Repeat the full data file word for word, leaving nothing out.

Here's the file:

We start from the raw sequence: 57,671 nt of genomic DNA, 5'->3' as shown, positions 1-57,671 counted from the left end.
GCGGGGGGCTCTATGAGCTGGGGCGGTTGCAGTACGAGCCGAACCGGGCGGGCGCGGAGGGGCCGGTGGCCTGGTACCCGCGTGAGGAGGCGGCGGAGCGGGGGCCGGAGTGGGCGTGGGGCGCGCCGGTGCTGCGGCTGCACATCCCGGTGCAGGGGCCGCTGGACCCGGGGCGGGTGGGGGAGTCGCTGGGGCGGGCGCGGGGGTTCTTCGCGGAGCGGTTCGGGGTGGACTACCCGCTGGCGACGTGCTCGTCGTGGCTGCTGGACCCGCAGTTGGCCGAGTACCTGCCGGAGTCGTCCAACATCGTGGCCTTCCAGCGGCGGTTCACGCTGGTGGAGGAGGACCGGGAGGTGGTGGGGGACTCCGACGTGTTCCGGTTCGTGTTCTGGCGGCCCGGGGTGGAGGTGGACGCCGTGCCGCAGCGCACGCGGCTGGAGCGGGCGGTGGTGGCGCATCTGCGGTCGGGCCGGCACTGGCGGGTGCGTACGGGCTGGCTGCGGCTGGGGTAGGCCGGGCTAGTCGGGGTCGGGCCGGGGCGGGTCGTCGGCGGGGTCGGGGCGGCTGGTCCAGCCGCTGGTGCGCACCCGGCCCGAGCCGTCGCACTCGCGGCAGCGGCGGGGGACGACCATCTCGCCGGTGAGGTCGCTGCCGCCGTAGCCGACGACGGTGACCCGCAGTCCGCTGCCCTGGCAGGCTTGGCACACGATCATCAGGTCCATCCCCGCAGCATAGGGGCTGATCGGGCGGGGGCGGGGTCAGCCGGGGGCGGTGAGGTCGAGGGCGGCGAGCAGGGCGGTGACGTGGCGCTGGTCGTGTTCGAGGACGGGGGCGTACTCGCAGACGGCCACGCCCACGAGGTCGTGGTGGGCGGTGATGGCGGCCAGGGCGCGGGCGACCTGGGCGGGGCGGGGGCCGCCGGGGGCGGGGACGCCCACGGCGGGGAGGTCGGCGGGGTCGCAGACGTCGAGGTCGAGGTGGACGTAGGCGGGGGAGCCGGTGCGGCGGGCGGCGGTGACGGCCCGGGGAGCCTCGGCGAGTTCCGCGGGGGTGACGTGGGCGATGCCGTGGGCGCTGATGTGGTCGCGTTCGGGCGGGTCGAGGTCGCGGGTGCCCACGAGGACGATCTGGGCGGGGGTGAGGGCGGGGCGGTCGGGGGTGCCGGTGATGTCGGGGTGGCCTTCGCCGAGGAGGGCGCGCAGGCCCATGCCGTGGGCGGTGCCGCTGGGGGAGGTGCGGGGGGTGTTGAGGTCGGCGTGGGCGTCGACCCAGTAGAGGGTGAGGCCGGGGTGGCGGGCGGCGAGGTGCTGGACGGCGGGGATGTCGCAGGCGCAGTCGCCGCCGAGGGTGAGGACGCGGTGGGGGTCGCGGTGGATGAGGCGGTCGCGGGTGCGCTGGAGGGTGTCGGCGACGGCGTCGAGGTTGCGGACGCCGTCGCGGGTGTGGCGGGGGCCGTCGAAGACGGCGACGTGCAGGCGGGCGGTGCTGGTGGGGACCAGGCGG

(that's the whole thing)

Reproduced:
We start from the raw sequence: 57,671 nt of genomic DNA, 5'->3' as shown, positions 1-57,671 counted from the left end.
GCGGGGGGCTCTATGAGCTGGGGCGGTTGCAGTACGAGCCGAACCGGGCGGGCGCGGAGGGGCCGGTGGCCTGGTACCCGCGTGAGGAGGCGGCGGAGCGGGGGCCGGAGTGGGCGTGGGGCGCGCCGGTGCTGCGGCTGCACATCCCGGTGCAGGGGCCGCTGGACCCGGGGCGGGTGGGGGAGTCGCTGGGGCGGGCGCGGGGGTTCTTCGCGGAGCGGTTCGGGGTGGACTACCCGCTGGCGACGTGCTCGTCGTGGCTGCTGGACCCGCAGTTGGCCGAGTACCTGCCGGAGTCGTCCAACATCGTGGCCTTCCAGCGGCGGTTCACGCTGGTGGAGGAGGACCGGGAGGTGGTGGGGGACTCCGACGTGTTCCGGTTCGTGTTCTGGCGGCCCGGGGTGGAGGTGGACGCCGTGCCGCAGCGCACGCGGCTGGAGCGGGCGGTGGTGGCGCATCTGCGGTCGGGCCGGCACTGGCGGGTGCGTACGGGCTGGCTGCGGCTGGGGTAGGCCGGGCTAGTCGGGGTCGGGCCGGGGCGGGTCGTCGGCGGGGTCGGGGCGGCTGGTCCAGCCGCTGGTGCGCACCCGGCCCGAGCCGTCGCACTCGCGGCAGCGGCGGGGGACGACCATCTCGCCGGTGAGGTCGCTGCCGCCGTAGCCGACGACGGTGACCCGCAGTCCGCTGCCCTGGCAGGCTTGGCACACGATCATCAGGTCCATCCCCGCAGCATAGGGGCTGATCGGGCGGGGGCGGGGTCAGCCGGGGGCGGTGAGGTCGAGGGCGGCGAGCAGGGCGGTGACGTGGCGCTGGTCGTGTTCGAGGACGGGGGCGTACTCGCAGACGGCCACGCCCACGAGGTCGTGGTGGGCGGTGATGGCGGCCAGGGCGCGGGCGACCTGGGCGGGGCGGGGGCCGCCGGGGGCGGGGACGCCCACGGCGGGGAGGTCGGCGGGGTCGCAGACGTCGAGGTCGAGGTGGACGTAGGCGGGGGAGCCGGTGCGGCGGGCGGCGGTGACGGCCCGGGGAGCCTCGGCGAGTTCCGCGGGGGTGACGTGGGCGATGCCGTGGGCGCTGATGTGGTCGCGTTCGGGCGGGTCGAGGTCGCGGGTGCCCACGAGGACGATCTGGGCGGGGGTGAGGGCGGGGCGGTCGGGGGTGCCGGTGATGTCGGGGTGGCCTTCGCCGAGGAGGGCGCGCAGGCCCATGCCGTGGGCGGTGCCGCTGGGGGAGGTGCGGGGGGTGTTGAGGTCGGCGTGGGCGTCGACCCAGTAGAGGGTGAGGCCGGGGTGGCGGGCGGCGAGGTGCTGGACGGCGGGGATGTCGCAGGCGCAGTCGCCGCCGAGGGTGAGGACGCGGTGGGGGTCGCGGTGGATGAGGCGGTCGCGGGTGCGCTGGAGGGTGTCGGCGACGGCGTCGAGGTTGCGGACGCCGTCGCGGGTGTGGCGGGGGCCGTCGAAGACGGCGACGTGCAGGCGGGCGGTGCTGGTGGGGACCAGGCGG